Monday, November 9, 2009

Christianity and Reincarnation

A friend whose spirituality and religious knowledge I admire wrote me saying that:

"Reincarnation is NOT Christian. Only Christians who don't know or believe the Bible believe in reincarnation. How much clearer is it when it says," Just as man is destined to die ONCE and after that to face judgment. Heb. 9:27.?"

So naturally I thought about this. My friend and I have the advantage that too few Christians have these days in that we don't agree and that's okay because we remain friends. He knows he's right and I maybe. His person and life reflect what most would say is a good Christian and like Billy Graham represents the back bone of Evangelical Christianity.

In contrast, I'm a Christian but few would fault me for being a "very good Christian", not that I don't try. I often find I'm more welcome outside the church than in it but I stay. I'm a member of several clubs whose members contain those who would have more like themselves and less like me in their midst. I'm often amazed at how common I am though when I'm treated so often as unique. And there are even religions who call themselves Christian who would exclude my friend and I but accept only their 144,000 chosen few.

The actual church I belong to now , Christ Church Cathedral calls itself "inclusive". Many Anglicans would call the the very Diocese it belongs to 'apostate'. A major movement within the church has called for a 'back to basics' and 'bible centered' more exclusive reform of the church. This "fundamentalist" movement certainly came at a time when the likes of Martin Luther would be rising up themselves about the watering down of the church if others didn't speak out first.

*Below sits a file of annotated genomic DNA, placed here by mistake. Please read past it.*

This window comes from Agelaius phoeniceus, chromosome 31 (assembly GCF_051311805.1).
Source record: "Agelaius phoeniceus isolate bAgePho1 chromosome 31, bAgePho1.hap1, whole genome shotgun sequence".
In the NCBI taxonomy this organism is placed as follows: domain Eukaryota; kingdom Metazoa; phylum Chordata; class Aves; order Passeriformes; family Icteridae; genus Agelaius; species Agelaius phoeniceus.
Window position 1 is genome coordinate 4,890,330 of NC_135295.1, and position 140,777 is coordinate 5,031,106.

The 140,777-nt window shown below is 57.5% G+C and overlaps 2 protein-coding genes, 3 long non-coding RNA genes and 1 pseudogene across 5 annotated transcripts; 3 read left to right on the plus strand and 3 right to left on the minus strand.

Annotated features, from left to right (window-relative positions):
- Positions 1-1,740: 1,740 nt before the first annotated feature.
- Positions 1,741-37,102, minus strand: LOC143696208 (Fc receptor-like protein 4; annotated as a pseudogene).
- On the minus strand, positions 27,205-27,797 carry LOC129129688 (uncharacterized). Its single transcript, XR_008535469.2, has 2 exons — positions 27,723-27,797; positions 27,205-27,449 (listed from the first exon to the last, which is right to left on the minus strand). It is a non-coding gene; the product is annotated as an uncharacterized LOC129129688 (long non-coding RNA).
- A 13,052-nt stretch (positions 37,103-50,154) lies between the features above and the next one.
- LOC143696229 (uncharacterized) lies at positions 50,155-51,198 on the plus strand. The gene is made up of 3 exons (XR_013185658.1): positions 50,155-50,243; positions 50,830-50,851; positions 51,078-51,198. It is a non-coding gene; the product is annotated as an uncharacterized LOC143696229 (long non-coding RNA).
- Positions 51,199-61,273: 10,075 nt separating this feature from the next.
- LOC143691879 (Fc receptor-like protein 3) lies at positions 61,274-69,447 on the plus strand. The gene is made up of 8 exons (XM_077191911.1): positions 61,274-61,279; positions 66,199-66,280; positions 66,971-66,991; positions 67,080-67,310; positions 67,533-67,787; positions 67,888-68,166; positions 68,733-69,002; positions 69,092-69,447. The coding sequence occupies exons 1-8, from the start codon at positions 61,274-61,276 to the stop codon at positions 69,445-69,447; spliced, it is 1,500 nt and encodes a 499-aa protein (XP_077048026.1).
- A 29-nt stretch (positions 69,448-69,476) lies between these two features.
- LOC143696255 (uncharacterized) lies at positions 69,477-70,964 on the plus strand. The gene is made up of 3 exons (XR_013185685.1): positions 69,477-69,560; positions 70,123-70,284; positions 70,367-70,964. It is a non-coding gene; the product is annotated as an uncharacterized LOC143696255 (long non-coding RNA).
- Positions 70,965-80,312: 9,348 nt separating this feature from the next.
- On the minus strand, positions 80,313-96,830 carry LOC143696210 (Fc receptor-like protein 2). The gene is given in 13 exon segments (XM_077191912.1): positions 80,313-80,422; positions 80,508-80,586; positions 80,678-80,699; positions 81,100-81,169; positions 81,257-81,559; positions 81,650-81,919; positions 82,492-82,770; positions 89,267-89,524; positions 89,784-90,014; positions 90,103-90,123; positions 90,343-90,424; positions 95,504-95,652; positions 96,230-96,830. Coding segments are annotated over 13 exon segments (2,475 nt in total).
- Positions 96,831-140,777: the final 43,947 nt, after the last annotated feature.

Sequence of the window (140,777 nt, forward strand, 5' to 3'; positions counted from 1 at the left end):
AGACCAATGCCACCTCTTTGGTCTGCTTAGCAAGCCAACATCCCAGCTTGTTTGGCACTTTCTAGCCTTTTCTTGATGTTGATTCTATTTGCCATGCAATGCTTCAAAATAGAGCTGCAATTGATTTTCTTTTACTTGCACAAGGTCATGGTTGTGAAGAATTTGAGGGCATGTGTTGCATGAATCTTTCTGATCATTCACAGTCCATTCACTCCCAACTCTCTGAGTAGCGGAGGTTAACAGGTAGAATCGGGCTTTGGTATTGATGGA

Still I think I'm a Christian. I have as much right to call myself one as so many who would not welcome me in their midst. Raised Christian, attending church with family, Christian youth leader, YMCA leader, church attending, Bible studying, theology student, follower, teacher, rebel, healer, martyr, Christ conscious, Jesus loving, feeling Born Again, I've paid my dues. I'm a regular Kierkegaard though when it comes to other Christians. I'm Pelagius to Augustine and a big fan of ecumenicalism. I really do believe there's "many mansions". I'm suspicious of any Christian whose 'safe'. I respect my Christian friend because he's never been as 'safe' Christian.

My Catholic friend and I had dinner last week. He told me that a young Christian woman asked him if he being Catholic was a Christian. "Well, all Christians were Catholics the first 1500 years of the church," he replied. "So you believe in God," she said. "I'm glad."

I liked the Shack. I like the last Christian play I saw where there was a whole lot of swearing because I learned from the "Desire of the Everlasting Hills" that Jesus was vulgar and not 'Nice' . I don't like nice safe Christians. Kierkegaard considered them vulgar.